steam

noun
\ˈstēm \

Definition of steam 

(Entry 1 of 2)

1 : a vapor arising from a heated substance

2a : the invisible vapor into which water is converted when heated to the boiling point

b : the mist formed by the condensation on cooling of water vapor

3a : water vapor kept under pressure so as to supply energy for heating, cooking, or mechanical work also : the power so generated

b : active force : power, momentum got there under his own steam sales began to pick up steam also : normal force at full steam

c : pent-up emotional tension needed to let off a little steam

4a : steamer sense 2a

b : travel by or a trip in a steamer

steam

verb
steamed; steaming; steams

Definition of steam (Entry 2 of 2)

transitive verb

1 : to give out as fumes : exhale

2 : to apply steam to especially : to expose to the action of steam (as for softening or cooking)

intransitive verb

1 : to rise or pass off as vapor

2 : to give off steam or vapor

3a : to move or travel by the agency of steam

b : to move or proceed with energy or force

4 : to be angry : boil steaming over the insult

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Synonyms for steam

Synonyms: Verb

boil, burn, foam, fume, rage, rankle, seethe, sizzle, storm

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Examples of steam in a Sentence

Noun

Careful, the steam from the pot is hot. The boat runs on steam. He wiped the steam from the mirrors. He was afraid he would run out of steam before the end of the race. I was making good progress this morning, but now I'm starting to run out of steam.

Verb

a steaming bowl of soup She prefers to steam carrots rather than boil them. Their breath steamed the windows.
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Recent Examples on the Web: Noun

Those tariffs, and the threat of more, may already be putting a damper on manufacturing activity that had been gaining steam. Tory Newmyer, chicagotribune.com, "Trump tariffs could test unity for Republican candidates in key Senate races," 5 July 2018 Instead, World Cup fever here has only gained steam since Russia easily got out of its group and then upset the Spaniards to reach the quarterfinals for the first time since 1970. Andrew Beaton, WSJ, "How Russia Gave Itself a Facelift for the World Cup," 4 July 2018 The allegations then gained even more steam after Trump tweeted about the case twice earlier this year. NBC News, "Prosecutors debunk Trump-fueled conspiracy theory about former Wasserman Schultz aide," 3 July 2018 In the past month, the abolish ICE movement has quickly gained steam and entered the mainstream. Jennie Neufeld, Vox, "Vox Sentences: “Abolish ICE” enters the mainstream," 3 July 2018 Nevertheless, the effort is gaining steam with some genetic genealogy experts and investigators. Julian Hattem, BostonGlobe.com, "Investigators say DNA database can be goldmine for old cases," 16 June 2018 The process gained steam last summer when the Tiger-Cats contacted Burkhardt expressing interest in arranging a workout. Alex Prewitt, SI.com, "Johnny Manziel’s Last Chance—as a Backup in the CFL," 16 June 2018 As the scene gained steam, Royal Crown Revue attracted a wider audience. Kenneth Partridge, Billboard, "In Defense of the Swing Revival: Why America Flipped for '40s Sounds in 1998," 29 May 2018 His behavior received renewed attention as the #MeToo gained steam, resulting in a #MuteRKelly campaign supported by numerous women of color in the Time’s Up movement. Laura Hudson, The Verge, "R. Kelly is still doing just fine on Spotify," 21 May 2018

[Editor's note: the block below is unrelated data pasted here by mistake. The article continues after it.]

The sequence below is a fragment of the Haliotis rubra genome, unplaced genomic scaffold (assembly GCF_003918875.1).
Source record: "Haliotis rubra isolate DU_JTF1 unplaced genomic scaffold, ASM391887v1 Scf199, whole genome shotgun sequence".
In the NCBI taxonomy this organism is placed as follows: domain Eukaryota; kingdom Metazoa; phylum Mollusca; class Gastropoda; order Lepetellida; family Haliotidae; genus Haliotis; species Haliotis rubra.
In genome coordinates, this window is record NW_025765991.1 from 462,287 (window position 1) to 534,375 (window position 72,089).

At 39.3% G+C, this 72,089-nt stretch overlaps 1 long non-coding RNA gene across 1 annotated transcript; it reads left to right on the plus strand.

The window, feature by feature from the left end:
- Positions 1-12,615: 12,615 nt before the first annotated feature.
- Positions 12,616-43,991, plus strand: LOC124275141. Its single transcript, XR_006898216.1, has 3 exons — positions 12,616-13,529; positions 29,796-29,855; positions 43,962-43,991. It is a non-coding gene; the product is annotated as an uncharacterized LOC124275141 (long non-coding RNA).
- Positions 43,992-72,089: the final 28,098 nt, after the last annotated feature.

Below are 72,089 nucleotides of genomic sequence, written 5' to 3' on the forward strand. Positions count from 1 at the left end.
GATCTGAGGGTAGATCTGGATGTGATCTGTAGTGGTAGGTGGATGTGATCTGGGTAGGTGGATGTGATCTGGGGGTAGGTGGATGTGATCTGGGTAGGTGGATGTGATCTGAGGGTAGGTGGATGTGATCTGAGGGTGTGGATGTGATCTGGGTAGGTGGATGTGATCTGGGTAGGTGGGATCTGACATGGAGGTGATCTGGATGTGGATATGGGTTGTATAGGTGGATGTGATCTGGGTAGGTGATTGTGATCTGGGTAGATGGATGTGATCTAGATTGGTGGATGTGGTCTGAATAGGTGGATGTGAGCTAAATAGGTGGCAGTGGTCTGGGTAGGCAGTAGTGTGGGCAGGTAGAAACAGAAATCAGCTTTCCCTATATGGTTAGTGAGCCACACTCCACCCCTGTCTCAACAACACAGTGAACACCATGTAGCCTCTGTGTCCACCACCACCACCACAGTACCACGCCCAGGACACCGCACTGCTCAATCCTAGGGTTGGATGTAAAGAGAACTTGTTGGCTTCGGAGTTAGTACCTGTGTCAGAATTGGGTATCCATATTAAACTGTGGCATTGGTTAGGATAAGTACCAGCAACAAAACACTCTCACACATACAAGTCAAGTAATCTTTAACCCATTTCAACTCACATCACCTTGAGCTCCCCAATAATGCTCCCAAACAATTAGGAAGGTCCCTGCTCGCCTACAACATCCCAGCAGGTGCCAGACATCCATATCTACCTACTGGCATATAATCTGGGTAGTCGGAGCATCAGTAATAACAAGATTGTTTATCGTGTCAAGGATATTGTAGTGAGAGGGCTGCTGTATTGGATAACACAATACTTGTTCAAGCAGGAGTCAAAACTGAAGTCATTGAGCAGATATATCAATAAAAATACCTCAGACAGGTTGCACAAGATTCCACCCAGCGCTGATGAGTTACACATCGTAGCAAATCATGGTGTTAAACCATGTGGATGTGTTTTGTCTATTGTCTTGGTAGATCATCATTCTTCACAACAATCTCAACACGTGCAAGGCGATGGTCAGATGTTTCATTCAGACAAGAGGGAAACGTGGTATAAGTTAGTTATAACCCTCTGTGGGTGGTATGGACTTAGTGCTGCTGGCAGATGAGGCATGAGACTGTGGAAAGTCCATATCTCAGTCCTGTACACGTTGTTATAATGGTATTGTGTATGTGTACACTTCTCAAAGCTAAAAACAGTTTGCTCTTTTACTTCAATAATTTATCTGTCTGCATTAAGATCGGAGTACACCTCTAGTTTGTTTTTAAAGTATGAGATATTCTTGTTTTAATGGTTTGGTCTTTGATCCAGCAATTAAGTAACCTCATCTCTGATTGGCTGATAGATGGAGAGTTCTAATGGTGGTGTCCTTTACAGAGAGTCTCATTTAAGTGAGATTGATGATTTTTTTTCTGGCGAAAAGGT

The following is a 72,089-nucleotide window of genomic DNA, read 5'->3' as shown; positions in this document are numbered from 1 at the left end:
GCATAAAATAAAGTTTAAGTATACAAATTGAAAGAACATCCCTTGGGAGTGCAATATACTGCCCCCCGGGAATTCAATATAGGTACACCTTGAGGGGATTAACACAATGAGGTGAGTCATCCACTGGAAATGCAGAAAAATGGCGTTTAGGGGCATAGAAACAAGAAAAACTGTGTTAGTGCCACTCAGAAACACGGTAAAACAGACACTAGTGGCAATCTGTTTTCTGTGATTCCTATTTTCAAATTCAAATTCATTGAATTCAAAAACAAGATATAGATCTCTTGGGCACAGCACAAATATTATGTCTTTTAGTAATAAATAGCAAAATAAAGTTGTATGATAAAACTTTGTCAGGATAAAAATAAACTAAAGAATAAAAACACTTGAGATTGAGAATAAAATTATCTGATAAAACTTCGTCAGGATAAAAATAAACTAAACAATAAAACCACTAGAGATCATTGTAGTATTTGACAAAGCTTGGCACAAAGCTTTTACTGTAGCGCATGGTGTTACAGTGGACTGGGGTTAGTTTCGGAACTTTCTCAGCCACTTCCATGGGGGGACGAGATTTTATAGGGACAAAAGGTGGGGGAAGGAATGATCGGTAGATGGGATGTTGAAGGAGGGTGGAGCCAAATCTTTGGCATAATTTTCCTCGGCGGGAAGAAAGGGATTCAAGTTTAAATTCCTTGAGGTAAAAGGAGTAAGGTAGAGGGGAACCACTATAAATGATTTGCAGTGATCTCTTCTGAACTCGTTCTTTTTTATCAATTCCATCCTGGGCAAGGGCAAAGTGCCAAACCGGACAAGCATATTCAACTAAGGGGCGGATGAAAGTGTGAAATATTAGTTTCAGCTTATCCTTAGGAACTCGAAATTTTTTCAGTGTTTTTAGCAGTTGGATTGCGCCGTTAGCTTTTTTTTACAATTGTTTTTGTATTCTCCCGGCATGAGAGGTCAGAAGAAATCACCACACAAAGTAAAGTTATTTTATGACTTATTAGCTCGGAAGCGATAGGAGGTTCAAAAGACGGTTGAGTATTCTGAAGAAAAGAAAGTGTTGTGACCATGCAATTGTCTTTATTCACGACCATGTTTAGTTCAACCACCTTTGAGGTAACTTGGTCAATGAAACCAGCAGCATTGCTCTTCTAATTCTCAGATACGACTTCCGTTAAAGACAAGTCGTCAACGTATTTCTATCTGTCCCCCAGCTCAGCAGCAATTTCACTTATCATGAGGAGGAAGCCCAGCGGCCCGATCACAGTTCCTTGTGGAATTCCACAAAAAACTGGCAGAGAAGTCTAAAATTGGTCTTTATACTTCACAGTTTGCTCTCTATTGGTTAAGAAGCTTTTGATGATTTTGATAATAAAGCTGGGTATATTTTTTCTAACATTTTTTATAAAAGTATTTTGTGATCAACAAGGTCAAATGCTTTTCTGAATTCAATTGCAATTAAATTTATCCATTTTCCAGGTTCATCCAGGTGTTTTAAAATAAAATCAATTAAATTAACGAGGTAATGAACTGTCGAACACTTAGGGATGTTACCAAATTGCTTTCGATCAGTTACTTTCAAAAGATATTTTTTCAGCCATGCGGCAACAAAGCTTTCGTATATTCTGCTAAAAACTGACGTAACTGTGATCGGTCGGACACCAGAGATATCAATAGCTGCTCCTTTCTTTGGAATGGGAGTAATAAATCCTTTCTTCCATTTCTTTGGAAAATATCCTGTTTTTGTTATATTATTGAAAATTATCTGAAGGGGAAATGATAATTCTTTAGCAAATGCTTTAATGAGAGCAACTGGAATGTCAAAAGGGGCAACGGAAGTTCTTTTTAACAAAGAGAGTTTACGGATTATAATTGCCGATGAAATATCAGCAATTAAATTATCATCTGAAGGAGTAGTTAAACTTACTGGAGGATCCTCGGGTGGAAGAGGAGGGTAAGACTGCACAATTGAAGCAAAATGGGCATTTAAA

Recent Examples on the Web: Verb